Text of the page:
Robert Schwartz is a Distinguished Emeritus Professor at the University of Wisconsin-Milwaukee. He has taught at Rockefeller University and The City University of New York, and has been a Visiting Professor at Harvard University, University of Pennsylvania, and University of Chicago. His most recent books are: Rethinking Pragmatism: from William James to Contemporary Philosophy and Pragmatic Perspectives: Constructivism beyond Truth and Realism.
Excerpt: The belief that the world is a product of our conceptualizations, that facts are as much made as found, has an air of otherworldliness. And a forceful “But people don’t make stars” is often thought to be the simplest way to bring proponents of such metaphysical foolishness back to their senses. For isn’t it obvious that the stars in the firmament are not of our doing? There were stars long before sentient beings crawled about and longer still before the concept “star” was thought of or explicitly formulated. Indeed, there would have been stars, with all their properties, had there never been organisms with minds. The claim that we make our world is thus untenable. We do create concepts and theories, but not the facts they purport to describe. These are mind-independent, a matter of the world just being as it is. Now the thesis that we participate in making our world would not be worth serious consideration if, for example, the claim were that we physically fashioned stars from earth, air, fire, and water, and, having given them their shape, placed them in the heavens above. Rather, the claim is that in fashioning and shaping theories, we make stars. This latter version of the thesis has the advantage of not being patently false, and the disadvantage of being more puzzling. For if we do not actually take raw material and work on it until it has starlike properties, surely we cannot be said to literally make stars. So at best the thesis of world-making would seem to come to no more than a play on the word ‘make.’ Perhaps so, but plays on words can be revealing. In this case, it may help us appreciate that the alternative picture of a world readymade, of facts waiting out there to be discovered, of objects that are at one and the same time mind-independent and Self-Identifying, is no less a play on words and no easier to spell out. Still, for those who bridle at using the phrase ‘making stars’ in anything but a robust physical crafting sense, we can grant the point and, thus cautioned, go on to explore whether there is some additional construal of ‘making’ that may serve to elucidate the integral role conceptualization plays in constructing our world.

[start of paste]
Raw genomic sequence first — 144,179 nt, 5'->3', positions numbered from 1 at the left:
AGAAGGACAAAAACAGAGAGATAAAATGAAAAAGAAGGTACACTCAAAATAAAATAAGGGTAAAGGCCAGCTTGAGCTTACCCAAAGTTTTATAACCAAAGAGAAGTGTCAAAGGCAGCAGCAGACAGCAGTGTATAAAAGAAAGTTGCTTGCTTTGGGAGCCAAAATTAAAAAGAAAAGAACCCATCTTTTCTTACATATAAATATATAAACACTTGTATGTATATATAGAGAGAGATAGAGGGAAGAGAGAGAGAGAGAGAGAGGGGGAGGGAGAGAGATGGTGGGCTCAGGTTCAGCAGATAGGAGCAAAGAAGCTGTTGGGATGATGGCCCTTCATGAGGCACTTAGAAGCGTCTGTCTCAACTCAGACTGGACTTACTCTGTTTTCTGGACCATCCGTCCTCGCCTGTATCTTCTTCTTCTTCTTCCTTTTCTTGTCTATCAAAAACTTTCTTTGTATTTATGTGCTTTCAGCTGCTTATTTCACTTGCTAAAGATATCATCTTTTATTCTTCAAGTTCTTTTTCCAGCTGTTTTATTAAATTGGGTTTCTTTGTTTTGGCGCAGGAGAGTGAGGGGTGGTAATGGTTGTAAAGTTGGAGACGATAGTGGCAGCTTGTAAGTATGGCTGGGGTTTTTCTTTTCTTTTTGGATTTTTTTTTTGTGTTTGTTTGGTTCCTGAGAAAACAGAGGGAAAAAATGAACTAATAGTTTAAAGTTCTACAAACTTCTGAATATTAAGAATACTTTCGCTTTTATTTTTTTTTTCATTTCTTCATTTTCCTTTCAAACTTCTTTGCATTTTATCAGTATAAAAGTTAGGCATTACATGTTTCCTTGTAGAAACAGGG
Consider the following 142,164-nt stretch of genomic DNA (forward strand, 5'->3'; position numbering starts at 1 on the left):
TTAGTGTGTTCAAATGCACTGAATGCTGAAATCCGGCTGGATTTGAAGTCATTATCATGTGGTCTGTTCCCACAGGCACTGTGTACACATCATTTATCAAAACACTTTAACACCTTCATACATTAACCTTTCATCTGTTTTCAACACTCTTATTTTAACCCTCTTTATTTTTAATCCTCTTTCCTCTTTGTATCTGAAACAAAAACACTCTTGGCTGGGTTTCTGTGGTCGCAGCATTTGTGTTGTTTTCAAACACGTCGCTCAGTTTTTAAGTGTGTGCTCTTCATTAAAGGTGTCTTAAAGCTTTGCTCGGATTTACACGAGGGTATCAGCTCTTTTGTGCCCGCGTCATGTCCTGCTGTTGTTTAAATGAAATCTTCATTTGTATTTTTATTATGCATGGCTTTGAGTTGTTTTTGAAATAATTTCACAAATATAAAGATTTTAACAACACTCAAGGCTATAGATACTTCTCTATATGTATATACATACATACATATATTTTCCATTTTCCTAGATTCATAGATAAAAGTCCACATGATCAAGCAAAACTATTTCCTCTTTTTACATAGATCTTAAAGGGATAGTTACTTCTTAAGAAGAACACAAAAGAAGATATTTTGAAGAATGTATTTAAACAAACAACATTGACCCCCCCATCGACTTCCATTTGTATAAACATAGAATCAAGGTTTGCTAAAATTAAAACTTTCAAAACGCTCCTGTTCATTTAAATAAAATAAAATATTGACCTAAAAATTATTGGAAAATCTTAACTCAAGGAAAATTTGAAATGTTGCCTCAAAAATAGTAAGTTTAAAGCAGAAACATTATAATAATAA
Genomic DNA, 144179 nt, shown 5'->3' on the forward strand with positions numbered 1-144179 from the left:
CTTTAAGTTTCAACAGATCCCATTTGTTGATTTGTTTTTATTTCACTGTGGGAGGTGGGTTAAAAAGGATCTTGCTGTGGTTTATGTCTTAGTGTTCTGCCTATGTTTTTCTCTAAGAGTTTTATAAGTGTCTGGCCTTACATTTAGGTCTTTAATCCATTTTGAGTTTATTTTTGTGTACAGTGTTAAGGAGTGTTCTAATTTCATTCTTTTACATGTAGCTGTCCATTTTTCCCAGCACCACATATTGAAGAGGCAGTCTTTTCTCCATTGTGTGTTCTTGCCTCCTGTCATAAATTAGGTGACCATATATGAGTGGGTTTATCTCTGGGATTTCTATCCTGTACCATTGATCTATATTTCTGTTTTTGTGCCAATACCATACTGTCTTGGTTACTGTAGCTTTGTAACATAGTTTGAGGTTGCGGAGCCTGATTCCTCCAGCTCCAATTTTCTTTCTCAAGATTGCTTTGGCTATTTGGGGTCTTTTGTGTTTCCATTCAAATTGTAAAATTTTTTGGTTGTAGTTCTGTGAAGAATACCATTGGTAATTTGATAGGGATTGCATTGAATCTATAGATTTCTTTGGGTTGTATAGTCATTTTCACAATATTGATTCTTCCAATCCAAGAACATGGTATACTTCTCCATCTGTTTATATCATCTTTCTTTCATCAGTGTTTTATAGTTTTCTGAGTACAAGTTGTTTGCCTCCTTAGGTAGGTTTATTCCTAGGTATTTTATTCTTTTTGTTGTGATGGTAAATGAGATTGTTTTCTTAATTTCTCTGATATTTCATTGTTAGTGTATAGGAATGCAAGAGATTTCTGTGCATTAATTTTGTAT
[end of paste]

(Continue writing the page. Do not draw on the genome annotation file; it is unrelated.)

Schwartz R. (2000) Starting from scratch: Making worlds. Erkenntnis 52: 151–159. https://cepa.info/7893
A constructivist thesis of worldmaking is characterized and some misinterpretations of its claims are dispelled. An attempt is then made to reply to various common criticisms of the thesis. Although this defense of worldmaking takes into account general challenges to the thesis, the focus of the paper is narrower. It is aimed primarily at those critics who typically accept related pragmatic assumptions and themes, but still think it necessary to resist the idea of worldmaking.
Schwartz R. (2022) On Two Challenges to Goodman’s Constructivism. Constructivist Foundations 17(3): 266–267. https://cepa.info/7945
Open peer commentary on the article “A Defence of Starmaking Constructivism: The Problem of Stuff” by Bin Liu. Abstract: I present alternative responses to those Liu offers to two challenges to Nelson Goodman’s constructivist thesis: A. it is not possible for everything to be constructed and B. the thesis cannot account for the existence of things prior to their being constructed.